1. buildRow
    2. buildRowForShallowInsert
    3. buildRowForUpdate
    4. buildRowWithChangeSet
    5. buildTemplateInsertRow
    • NOTE: When the tenant discriminator column is mapped, it need not be added to the row. Only its value should be populated if it has not already been done.
  3. For reading, to enable the additional criteria (tenant discriminator columns) we will need to modify the ReadObjectQuery and ReadAllQuery slightly in the prepareForExecution method.
    1. There we will clone the translation row (if need be) and append the tenant discriminator columns to it before execution.

The tenant discriminator column(s) are assumed to exist on the primary table. If using secondary tables the tenant discriminator column metadata must specify the table if it is not on the primary.

Tenant discriminator column(s) are not expected for the following tables (which refer back to their related entity through a primary key association):

  1. @CollectionTable
  2. @JoinTable
  3. JOINED inheritance hierarchy tables
  4. SINGLE_TABLE inheritance hierarchy

NOTE: Id generation is shared across persistence units (see future section below).

Core/Runtime Exceptions

  • An exception will be thrown when a named tenant property can not be found.

Properties

The public default context property (eclipselink.tenant-id) definition will be available from:

  • org.eclipse.persistence.config.EntityManagerProperties.MULTITENANT_PROPERTY_DEFAULT
  • org.eclipse.persistence.config.PersistenceUnitProperties.MULTITENANT_PROPERTY_DEFAULT

Java example

EntityManager em = createEntityManager(MULTI_TENANT_PU);
em.setProperty("tenant.id", "707");
em.setProperty(EntityManagerProperties.MULTITENANT_PROPERTY_DEFAULT, "707");

Querying

The tenant discriminator column and value will be supported through the following entity manager operations:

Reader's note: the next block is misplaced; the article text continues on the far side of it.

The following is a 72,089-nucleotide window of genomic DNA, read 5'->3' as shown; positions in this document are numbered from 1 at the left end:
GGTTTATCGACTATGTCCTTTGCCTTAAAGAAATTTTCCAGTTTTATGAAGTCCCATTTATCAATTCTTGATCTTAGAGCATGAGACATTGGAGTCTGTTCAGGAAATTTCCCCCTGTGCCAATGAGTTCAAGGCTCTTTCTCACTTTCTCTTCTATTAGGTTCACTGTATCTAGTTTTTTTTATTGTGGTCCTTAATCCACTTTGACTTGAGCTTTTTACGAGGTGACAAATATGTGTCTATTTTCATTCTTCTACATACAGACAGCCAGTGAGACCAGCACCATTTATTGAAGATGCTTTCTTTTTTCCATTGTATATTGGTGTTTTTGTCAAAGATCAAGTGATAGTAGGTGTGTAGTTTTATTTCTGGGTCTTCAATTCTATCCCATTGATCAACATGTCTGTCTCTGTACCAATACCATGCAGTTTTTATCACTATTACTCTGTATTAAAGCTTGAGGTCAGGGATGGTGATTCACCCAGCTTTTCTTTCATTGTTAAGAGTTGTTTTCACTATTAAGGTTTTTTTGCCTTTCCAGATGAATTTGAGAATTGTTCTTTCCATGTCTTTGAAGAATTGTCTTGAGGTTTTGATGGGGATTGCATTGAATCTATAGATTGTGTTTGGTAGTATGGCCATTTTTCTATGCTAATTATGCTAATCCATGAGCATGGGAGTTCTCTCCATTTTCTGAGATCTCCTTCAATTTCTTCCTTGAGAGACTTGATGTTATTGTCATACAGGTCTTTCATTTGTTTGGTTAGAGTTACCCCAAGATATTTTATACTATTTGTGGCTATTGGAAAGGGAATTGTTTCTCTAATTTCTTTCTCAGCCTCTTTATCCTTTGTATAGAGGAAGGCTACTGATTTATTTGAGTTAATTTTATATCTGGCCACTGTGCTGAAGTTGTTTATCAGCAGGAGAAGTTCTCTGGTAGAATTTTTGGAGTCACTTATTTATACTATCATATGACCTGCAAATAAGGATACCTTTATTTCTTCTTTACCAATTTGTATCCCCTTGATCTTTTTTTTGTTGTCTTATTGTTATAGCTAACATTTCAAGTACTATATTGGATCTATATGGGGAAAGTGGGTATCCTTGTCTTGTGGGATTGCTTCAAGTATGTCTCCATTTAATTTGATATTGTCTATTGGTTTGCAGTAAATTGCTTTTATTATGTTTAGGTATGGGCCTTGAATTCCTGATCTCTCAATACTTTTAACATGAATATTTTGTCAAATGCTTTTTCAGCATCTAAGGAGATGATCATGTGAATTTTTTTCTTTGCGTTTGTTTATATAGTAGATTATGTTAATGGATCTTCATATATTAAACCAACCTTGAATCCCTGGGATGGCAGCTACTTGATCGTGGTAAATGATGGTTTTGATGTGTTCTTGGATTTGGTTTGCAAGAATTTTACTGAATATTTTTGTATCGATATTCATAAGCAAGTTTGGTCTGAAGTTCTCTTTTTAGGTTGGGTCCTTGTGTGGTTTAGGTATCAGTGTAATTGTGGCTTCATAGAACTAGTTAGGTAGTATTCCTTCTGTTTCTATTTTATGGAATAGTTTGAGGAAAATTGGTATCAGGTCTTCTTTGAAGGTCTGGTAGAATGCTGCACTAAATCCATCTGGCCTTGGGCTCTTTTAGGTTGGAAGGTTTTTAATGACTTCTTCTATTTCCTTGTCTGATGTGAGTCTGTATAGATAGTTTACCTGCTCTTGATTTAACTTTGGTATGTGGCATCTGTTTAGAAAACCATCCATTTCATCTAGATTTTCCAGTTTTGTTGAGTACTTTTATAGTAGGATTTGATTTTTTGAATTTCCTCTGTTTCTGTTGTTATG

• persist
  • find
  • refresh

And the following queries:

  • named queries
  • update all
  • delete all

NOTE: EclipseLink will not modify, therefore, support multi-tenancy through named native queries. When using these types of queries within a multi-tenant environment, the user will need to be aware and handle any multi-tenancy issues themselves directly in their native query. To all intent and purpose, named native queries should be avoided in a multi-tenant environment.

DDL generation

DDL generation will need to support the generation of tenant discriminator columns (for all necessary tables). The DDL generation of columns is based off the descriptor's columns. During pre-initialization we therefore need to ensure that our tenant discriminator columns are built and added to this list (if they are NOT mapped columns). This should be done after the descriptor table initialization (including inheritance hierarchies) has been preformed. Mapped tenant discriminator columns are added automatically and we should avoid adding them more than once.

if (hasTenantDiscriminatorFields()) {
    for (DatabaseField discriminatorField : tenantDiscriminatorFields.keySet()) {
        getFields().add(buildField(discriminatorField));
    }
}

DefaultTableGenerator

Only a small change will be required to the DDL generator to ensure we capture a primary key setting for a tenant discriminator column. The following line will be added to the initTableSchema(ClassDescriptor) method:

isPKField = isPKField || dbField.isPrimaryKey();

Open/Future items

  1. Bug 355458: Provide admin user access data from multiple tenants
  2. Tenant column when part of the entity identifier
    1. Incorporate sequence generators
  3. Augment the session name (or something of the sort) for the user removing the dependency of providing a unique session name to achieve cache isolation.